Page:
Florida may have finally passed the peak of a surge caused by the delta variant, but new numbers show that COVID-19’s deadly toll has now claimed the lives of more than 50,000 Floridians.
Adding to the grim statistics is data from by the Centers for Disease Control and Prevention showing the number of people getting vaccinated in the state has dipped to an all-time low.
Florida Gov. Ron DeSantis, who was asked about surpassing the 50,000 mark, acknowledged Thursday he thinks “it’s been a really tough year and a half.”
The latest data shows 50,811 Florida residents died from COVID-19 as of Sept. 15. The state accounts for about 7.6% of the 666,440 deaths nationwide. The numbers of people receiving at least one dose of the vaccine in the last seven days, meanwhile, dropped to 17,120, a new low.
The good news is, the percentage of patients treated in emergency room departments diagnosed with COVID-19 has dropped to 7.2%, the level the state was at in early July before the summer surge fully took hold. When DeSantis announced the first state-supported monoclonal antibody treatment centers in mid-August, COVID-19 patients accounted for more than 14% of emergency room visits.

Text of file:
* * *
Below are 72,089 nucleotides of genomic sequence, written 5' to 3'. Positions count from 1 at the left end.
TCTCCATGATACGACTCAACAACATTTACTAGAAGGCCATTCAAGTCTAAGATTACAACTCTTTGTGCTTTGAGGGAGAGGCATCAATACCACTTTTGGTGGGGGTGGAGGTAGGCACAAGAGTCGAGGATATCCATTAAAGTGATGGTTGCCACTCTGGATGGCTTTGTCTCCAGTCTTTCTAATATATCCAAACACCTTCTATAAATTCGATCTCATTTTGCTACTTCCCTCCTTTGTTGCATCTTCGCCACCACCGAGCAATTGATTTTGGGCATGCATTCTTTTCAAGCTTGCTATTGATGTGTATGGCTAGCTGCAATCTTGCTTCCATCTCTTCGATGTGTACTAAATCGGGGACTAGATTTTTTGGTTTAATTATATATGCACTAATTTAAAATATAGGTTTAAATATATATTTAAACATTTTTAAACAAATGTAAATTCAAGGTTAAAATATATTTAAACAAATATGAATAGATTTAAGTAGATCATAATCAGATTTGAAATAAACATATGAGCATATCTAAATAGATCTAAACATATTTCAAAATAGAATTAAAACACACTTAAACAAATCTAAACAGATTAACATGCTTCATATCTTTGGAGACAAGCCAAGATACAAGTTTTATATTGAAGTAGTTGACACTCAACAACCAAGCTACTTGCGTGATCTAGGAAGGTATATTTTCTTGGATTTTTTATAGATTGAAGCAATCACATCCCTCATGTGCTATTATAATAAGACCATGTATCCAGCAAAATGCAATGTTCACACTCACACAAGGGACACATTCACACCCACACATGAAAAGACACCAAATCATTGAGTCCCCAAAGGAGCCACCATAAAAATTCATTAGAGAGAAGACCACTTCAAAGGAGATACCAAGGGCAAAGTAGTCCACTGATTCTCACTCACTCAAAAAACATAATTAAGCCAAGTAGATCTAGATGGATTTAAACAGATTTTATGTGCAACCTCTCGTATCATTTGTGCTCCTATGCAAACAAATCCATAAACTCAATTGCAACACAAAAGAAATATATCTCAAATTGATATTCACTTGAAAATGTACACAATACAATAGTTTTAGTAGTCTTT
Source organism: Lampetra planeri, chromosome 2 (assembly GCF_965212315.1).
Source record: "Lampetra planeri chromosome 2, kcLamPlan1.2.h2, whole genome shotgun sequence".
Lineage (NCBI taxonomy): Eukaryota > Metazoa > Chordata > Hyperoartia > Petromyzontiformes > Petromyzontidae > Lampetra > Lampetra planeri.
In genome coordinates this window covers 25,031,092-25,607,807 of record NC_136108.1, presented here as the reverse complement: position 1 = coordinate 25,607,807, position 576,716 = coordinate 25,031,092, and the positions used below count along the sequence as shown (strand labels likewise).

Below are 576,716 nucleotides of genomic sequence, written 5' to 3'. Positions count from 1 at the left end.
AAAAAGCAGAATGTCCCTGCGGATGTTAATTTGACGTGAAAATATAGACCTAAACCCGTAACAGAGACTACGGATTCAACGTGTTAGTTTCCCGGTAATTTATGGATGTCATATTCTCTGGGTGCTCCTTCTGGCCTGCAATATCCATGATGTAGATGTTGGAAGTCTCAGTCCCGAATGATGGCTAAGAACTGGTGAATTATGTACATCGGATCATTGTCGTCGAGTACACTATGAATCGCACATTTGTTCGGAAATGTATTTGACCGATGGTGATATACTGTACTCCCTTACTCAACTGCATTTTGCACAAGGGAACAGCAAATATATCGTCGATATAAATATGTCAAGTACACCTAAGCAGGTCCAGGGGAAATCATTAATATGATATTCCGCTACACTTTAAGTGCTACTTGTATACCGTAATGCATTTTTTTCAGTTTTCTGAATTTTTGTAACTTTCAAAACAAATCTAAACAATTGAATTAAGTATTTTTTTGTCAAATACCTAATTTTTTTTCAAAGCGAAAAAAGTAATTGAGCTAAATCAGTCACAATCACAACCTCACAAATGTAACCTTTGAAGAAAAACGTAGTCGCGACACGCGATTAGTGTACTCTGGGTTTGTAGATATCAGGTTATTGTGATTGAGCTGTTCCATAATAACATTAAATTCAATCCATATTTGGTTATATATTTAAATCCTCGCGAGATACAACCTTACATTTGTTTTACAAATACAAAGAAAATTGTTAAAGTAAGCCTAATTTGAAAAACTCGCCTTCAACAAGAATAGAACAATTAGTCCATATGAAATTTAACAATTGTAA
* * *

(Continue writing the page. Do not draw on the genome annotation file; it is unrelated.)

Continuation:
Florida isn’t the only state to pass the 50,000 death toll. California and Texas reported 67,000-plus and almost 60,000 deaths, respectively. New York state has also surpassed the 50,000 mark for the numbers of resident deaths.
With 229 deaths per 100,000 people, though, Florida has a higher death rate than California and Texas. Only New York City has a higher death rate per 100,000 population, at 405.